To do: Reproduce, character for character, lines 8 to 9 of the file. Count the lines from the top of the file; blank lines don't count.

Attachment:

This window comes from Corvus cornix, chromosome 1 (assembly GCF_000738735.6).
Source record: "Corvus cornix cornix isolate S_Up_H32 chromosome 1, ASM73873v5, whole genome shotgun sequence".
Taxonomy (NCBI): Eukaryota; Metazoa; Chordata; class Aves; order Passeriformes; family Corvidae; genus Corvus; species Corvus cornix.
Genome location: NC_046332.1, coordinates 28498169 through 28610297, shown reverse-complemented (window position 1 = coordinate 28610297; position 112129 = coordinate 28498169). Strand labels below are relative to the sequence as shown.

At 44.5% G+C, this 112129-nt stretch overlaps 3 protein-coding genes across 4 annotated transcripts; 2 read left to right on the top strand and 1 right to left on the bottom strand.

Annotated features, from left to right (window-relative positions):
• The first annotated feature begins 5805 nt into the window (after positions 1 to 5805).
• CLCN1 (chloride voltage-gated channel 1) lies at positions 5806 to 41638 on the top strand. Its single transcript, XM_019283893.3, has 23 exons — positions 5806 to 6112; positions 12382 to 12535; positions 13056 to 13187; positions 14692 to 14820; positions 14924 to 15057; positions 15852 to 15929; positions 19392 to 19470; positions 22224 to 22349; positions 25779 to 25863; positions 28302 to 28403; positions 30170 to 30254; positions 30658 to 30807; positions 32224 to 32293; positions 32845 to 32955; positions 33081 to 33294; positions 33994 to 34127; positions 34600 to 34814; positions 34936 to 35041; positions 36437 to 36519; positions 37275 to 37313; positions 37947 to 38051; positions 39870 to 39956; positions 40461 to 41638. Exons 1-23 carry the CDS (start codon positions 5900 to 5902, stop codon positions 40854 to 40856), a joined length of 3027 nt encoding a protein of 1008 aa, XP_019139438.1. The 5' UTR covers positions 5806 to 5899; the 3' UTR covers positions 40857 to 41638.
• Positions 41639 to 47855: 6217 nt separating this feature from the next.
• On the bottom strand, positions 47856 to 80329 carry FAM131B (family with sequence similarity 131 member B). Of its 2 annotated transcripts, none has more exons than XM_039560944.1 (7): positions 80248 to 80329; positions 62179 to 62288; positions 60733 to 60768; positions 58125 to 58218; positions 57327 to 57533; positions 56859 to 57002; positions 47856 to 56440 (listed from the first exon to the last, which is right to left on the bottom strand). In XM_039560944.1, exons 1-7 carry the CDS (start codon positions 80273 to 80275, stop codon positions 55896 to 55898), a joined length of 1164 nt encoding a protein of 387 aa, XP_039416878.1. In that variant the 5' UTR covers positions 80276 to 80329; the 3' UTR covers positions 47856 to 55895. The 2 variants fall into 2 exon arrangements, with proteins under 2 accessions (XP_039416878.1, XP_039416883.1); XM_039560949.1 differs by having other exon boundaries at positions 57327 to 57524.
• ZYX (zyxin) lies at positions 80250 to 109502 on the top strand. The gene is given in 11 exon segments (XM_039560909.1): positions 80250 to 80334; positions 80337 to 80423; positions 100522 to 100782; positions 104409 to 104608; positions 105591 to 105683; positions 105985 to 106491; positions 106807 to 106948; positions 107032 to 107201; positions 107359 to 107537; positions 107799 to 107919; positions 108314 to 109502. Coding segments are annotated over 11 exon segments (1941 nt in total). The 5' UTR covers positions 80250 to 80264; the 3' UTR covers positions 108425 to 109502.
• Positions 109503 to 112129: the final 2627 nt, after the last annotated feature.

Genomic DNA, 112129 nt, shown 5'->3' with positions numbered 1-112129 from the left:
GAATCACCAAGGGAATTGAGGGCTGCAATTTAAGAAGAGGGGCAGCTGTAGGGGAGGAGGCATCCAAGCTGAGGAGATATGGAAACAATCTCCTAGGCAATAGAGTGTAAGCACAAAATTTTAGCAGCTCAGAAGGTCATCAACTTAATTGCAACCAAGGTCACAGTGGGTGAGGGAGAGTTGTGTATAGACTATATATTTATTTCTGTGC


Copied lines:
• CLCN1 (chloride voltage-gated channel 1) lies at positions 5806 to 41638 on the top strand. Its single transcript, XM_019283893.3, has 23 exons — positions 5806 to 6112; positions 12382 to 12535; positions 13056 to 13187; positions 14692 to 14820; positions 14924 to 15057; positions 15852 to 15929; positions 19392 to 19470; positions 22224 to 22349; positions 25779 to 25863; positions 28302 to 28403; positions 30170 to 30254; positions 30658 to 30807; positions 32224 to 32293; positions 32845 to 32955; positions 33081 to 33294; positions 33994 to 34127; positions 34600 to 34814; positions 34936 to 35041; positions 36437 to 36519; positions 37275 to 37313; positions 37947 to 38051; positions 39870 to 39956; positions 40461 to 41638. Exons 1-23 carry the CDS (start codon positions 5900 to 5902, stop codon positions 40854 to 40856), a joined length of 3027 nt encoding a protein of 1008 aa, XP_019139438.1. The 5' UTR covers positions 5806 to 5899; the 3' UTR covers positions 40857 to 41638.
• Positions 41639 to 47855: 6217 nt separating this feature from the next.